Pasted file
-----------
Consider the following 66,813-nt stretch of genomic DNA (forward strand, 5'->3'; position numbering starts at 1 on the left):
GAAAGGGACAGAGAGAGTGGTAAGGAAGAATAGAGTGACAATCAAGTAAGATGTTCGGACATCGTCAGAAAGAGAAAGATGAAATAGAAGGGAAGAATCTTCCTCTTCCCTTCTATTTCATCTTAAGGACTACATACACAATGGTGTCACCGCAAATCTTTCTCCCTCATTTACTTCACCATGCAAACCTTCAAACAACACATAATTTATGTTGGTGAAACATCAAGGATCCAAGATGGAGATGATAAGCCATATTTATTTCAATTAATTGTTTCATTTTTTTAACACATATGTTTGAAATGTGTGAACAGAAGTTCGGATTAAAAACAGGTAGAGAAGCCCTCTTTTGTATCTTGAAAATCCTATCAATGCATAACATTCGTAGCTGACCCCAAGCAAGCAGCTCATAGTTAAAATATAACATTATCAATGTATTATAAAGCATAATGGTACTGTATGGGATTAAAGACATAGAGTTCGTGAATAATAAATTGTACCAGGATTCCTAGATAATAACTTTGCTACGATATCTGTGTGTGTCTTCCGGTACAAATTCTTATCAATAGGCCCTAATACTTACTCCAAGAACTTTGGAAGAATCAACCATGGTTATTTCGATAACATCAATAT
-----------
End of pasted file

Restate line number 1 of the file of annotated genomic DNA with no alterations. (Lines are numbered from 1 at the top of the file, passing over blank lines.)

Consider the following 66,813-nt stretch of genomic DNA (forward strand, 5'->3'; position numbering starts at 1 on the left):